“I used to never do anything in terms of drinking or smoking before went on stage. I used to just go on sober. Only recently have I started smoking weed before shows. I don’t do it every time, and I can’t go overboard. There’s been times where I’ve gone on stage high and it was too much stimulation to handle. I remember being on the first song, like, ‘Dude, please don’t collapse.’
“There’s usually dinner. A few menus being thrown at us, and then a conversation as to which type of food we should have that night. That’s what goes on, those type of discussions. It’s not like, ‘Oh man, Meek Mill just came through.’
“I’m open to change, though. I’m not absolutely sold on the current construct. And I think because it was it was my first tour last time, I took it seriously as a job. I was as responsible as responsible can be. But I think I’ll get more laidback in terms of letting myself have fun. My New Year’s resolution is genuinely to have more fun. There’s a lot more fun to be had. I don’t have any stories from my first tour to tell my grandkids that would blow them away. Even if it’s for my TV show, I just need to get out of my comfort zone a little more and see what happens.”
“I’m still educating people. There’s still a PowerPoint presentation in the show, which I always think is really funny. There’s hundreds of drunk people who came to hear rap music, and all of a sudden I take them through a 12-minute slideshow. I show them a deck. I say, ‘Before I get into this, I just want to make sure everyone is on the same page. I don’t know if you know this about me, but I have a little bit of a business background.’ And I get everyone’s minds in the same place for the show.
“I’m not sure if I’m gonna stick with it, but I have added the ‘Star Spangled Banner’ to my set list. An acapella where I get real Whitney Houston. I make everyone take their hats off. [Laughs.] I tend to go into the crowd and rap. I go down there, I gotta get with the people. So new things keep presenting themselves, then I keep assessing.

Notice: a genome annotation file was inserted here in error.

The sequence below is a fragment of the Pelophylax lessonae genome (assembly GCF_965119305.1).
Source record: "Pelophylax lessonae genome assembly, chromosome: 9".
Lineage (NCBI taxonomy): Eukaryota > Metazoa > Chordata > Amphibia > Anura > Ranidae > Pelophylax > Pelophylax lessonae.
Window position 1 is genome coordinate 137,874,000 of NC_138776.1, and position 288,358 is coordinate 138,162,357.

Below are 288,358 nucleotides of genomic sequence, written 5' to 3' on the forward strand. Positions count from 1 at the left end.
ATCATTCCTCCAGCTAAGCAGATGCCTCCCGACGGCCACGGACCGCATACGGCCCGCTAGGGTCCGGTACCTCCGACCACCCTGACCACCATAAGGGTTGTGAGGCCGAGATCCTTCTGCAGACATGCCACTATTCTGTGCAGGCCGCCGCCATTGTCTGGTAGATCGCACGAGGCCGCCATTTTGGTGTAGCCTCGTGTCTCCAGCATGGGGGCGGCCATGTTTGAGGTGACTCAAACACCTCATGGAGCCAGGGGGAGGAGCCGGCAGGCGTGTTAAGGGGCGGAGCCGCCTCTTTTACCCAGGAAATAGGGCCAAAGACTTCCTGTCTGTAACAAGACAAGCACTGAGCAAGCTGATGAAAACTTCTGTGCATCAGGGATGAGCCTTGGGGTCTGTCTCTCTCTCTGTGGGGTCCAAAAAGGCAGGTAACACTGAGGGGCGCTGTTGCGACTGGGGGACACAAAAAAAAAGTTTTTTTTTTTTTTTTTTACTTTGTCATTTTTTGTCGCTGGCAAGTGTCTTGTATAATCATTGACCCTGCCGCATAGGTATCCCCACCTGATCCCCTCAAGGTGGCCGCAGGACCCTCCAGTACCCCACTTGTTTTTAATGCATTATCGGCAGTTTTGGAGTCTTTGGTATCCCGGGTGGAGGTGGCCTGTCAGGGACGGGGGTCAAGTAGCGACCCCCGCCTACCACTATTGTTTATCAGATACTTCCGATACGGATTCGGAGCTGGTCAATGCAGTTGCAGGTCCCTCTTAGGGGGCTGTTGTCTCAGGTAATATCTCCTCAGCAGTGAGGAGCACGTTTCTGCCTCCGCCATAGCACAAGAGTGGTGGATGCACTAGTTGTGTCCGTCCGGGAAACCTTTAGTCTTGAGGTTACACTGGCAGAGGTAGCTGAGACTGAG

“I don’t know if I’m there yet, but the more money I get—I don’t really care about money—the more I’m going to invest in my show. In three years it will be a Kanye times Book of Mormon experience, hopefully. Imagine me on top of a huge mountain called ‘The Rap Game,’ and there’s chocolate milk pouring down the mountain out of what appears to be my butt, with strippers drinking the milk. It can go a bunch of different directions.”
Dry-Humping Girls During “Lemme Freak”
My favorite person I’ve ever seen live was Usher. And this is a trick I saw Usher do back in the day, when these R&B guys bring girls on stage and do a lot of dry humping. So I always wanted to have an excuse to do that. ‘Lemme Freak’ was the first time I ever wrote a song where I’m asking girls to have sex with them. I’ve never done the song live without doing that.
It’s never really gone bad, but there was one time that the crowd was so male dominant and the girls there weren’t really volunteering, and it took too long to get a girl on stage. It was weird, like I was forcing the issue. But it was funny how it took like 25 seconds to make that happen. Normally, girls scream and they want to do it.
In theory, I don’t ask her permission to do this before, so it’s a longshot, but you could see someone—if they really hated me—suing for sexual harassment. So I make it a point to whisper in their ear as it’s happening, ‘Are you okay?’ That’s my favorite part of the show, when I ask the girl if she’s okay. She’s like, ‘Yeah, this is cool.’ And I’m like, ‘Cool.’ [Laughs.]